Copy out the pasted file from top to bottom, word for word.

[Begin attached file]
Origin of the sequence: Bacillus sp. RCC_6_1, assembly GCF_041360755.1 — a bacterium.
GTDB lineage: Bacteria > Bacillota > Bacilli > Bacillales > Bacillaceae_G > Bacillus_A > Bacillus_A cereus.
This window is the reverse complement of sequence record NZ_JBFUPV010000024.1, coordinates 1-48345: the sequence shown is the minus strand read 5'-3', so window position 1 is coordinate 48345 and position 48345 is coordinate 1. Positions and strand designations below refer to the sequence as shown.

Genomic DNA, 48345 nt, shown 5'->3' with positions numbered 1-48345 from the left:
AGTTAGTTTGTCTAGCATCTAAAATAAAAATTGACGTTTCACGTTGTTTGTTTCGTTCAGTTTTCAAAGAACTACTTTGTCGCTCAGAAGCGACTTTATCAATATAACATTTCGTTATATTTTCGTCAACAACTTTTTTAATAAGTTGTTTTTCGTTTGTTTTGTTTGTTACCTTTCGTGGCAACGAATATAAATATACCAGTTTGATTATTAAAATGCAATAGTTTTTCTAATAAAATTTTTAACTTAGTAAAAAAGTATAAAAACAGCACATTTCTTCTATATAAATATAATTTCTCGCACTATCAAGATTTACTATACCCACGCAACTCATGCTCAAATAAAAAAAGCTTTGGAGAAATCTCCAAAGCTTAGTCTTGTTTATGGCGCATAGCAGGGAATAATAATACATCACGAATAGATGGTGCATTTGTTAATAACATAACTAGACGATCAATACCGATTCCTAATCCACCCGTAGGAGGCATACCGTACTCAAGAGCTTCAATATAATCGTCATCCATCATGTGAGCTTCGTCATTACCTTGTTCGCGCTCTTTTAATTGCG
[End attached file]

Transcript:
Origin of the sequence: Bacillus sp. RCC_6_1, assembly GCF_041360755.1 — a bacterium.
GTDB lineage: Bacteria > Bacillota > Bacilli > Bacillales > Bacillaceae_G > Bacillus_A > Bacillus_A cereus.
This window is the reverse complement of sequence record NZ_JBFUPV010000024.1, coordinates 1-48345: the sequence shown is the minus strand read 5'-3', so window position 1 is coordinate 48345 and position 48345 is coordinate 1. Positions and strand designations below refer to the sequence as shown.

Genomic DNA, 48345 nt, shown 5'->3' with positions numbered 1-48345 from the left:
AGTTAGTTTGTCTAGCATCTAAAATAAAAATTGACGTTTCACGTTGTTTGTTTCGTTCAGTTTTCAAAGAACTACTTTGTCGCTCAGAAGCGACTTTATCAATATAACATTTCGTTATATTTTCGTCAACAACTTTTTTAATAAGTTGTTTTTCGTTTGTTTTGTTTGTTACCTTTCGTGGCAACGAATATAAATATACCAGTTTGATTATTAAAATGCAATAGTTTTTCTAATAAAATTTTTAACTTAGTAAAAAAGTATAAAAACAGCACATTTCTTCTATATAAATATAATTTCTCGCACTATCAAGATTTACTATACCCACGCAACTCATGCTCAAATAAAAAAAGCTTTGGAGAAATCTCCAAAGCTTAGTCTTGTTTATGGCGCATAGCAGGGAATAATAATACATCACGAATAGATGGTGCATTTGTTAATAACATAACTAGACGATCAATACCGATTCCTAATCCACCCGTAGGAGGCATACCGTACTCAAGAGCTTCAATATAATCGTCATCCATCATGTGAGCTTCGTCATTACCTTGTTCGCGCTCTTTTAATTGCG